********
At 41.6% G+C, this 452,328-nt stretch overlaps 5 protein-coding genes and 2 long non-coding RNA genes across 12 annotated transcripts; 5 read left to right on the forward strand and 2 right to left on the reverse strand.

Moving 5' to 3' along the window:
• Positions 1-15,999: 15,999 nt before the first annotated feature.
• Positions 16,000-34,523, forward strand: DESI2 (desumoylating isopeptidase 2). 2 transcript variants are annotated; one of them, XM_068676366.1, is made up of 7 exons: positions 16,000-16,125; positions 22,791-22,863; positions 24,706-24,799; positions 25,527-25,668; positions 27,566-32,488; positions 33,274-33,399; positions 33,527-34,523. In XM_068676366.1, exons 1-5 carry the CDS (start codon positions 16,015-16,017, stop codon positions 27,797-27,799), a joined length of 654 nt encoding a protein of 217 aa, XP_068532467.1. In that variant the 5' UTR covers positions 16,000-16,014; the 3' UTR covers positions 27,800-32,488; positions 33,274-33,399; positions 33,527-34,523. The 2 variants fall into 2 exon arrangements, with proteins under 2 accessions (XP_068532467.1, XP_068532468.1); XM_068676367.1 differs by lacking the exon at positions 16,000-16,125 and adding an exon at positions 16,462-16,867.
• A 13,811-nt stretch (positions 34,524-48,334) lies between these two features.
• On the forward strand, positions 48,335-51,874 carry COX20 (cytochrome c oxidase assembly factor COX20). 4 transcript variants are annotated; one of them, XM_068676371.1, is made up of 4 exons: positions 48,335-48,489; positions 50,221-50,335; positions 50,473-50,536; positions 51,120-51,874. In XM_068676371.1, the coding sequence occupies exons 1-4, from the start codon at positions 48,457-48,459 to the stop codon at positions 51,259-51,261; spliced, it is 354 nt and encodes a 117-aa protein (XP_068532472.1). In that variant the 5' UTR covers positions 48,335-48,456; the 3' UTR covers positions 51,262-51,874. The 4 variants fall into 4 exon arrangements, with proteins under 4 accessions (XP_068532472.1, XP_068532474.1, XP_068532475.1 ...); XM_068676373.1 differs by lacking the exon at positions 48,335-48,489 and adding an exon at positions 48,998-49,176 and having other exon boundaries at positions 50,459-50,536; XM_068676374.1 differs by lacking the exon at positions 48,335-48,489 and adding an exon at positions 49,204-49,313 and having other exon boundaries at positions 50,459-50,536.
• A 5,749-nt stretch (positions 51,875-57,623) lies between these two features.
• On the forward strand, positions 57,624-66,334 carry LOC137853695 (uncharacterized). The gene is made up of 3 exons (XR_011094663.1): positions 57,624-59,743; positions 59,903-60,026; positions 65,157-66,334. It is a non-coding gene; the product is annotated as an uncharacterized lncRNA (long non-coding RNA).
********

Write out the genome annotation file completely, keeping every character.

At 41.6% G+C, this 452,328-nt stretch overlaps 5 protein-coding genes and 2 long non-coding RNA genes across 12 annotated transcripts; 5 read left to right on the forward strand and 2 right to left on the reverse strand.

Moving 5' to 3' along the window:
• Positions 1-15,999: 15,999 nt before the first annotated feature.
• Positions 16,000-34,523, forward strand: DESI2 (desumoylating isopeptidase 2). 2 transcript variants are annotated; one of them, XM_068676366.1, is made up of 7 exons: positions 16,000-16,125; positions 22,791-22,863; positions 24,706-24,799; positions 25,527-25,668; positions 27,566-32,488; positions 33,274-33,399; positions 33,527-34,523. In XM_068676366.1, exons 1-5 carry the CDS (start codon positions 16,015-16,017, stop codon positions 27,797-27,799), a joined length of 654 nt encoding a protein of 217 aa, XP_068532467.1. In that variant the 5' UTR covers positions 16,000-16,014; the 3' UTR covers positions 27,800-32,488; positions 33,274-33,399; positions 33,527-34,523. The 2 variants fall into 2 exon arrangements, with proteins under 2 accessions (XP_068532467.1, XP_068532468.1); XM_068676367.1 differs by lacking the exon at positions 16,000-16,125 and adding an exon at positions 16,462-16,867.
• A 13,811-nt stretch (positions 34,524-48,334) lies between these two features.
• On the forward strand, positions 48,335-51,874 carry COX20 (cytochrome c oxidase assembly factor COX20). 4 transcript variants are annotated; one of them, XM_068676371.1, is made up of 4 exons: positions 48,335-48,489; positions 50,221-50,335; positions 50,473-50,536; positions 51,120-51,874. In XM_068676371.1, the coding sequence occupies exons 1-4, from the start codon at positions 48,457-48,459 to the stop codon at positions 51,259-51,261; spliced, it is 354 nt and encodes a 117-aa protein (XP_068532472.1). In that variant the 5' UTR covers positions 48,335-48,456; the 3' UTR covers positions 51,262-51,874. The 4 variants fall into 4 exon arrangements, with proteins under 4 accessions (XP_068532472.1, XP_068532474.1, XP_068532475.1 ...); XM_068676373.1 differs by lacking the exon at positions 48,335-48,489 and adding an exon at positions 48,998-49,176 and having other exon boundaries at positions 50,459-50,536; XM_068676374.1 differs by lacking the exon at positions 48,335-48,489 and adding an exon at positions 49,204-49,313 and having other exon boundaries at positions 50,459-50,536.
• A 5,749-nt stretch (positions 51,875-57,623) lies between these two features.
• On the forward strand, positions 57,624-66,334 carry LOC137853695 (uncharacterized). The gene is made up of 3 exons (XR_011094663.1): positions 57,624-59,743; positions 59,903-60,026; positions 65,157-66,334. It is a non-coding gene; the product is annotated as an uncharacterized lncRNA (long non-coding RNA).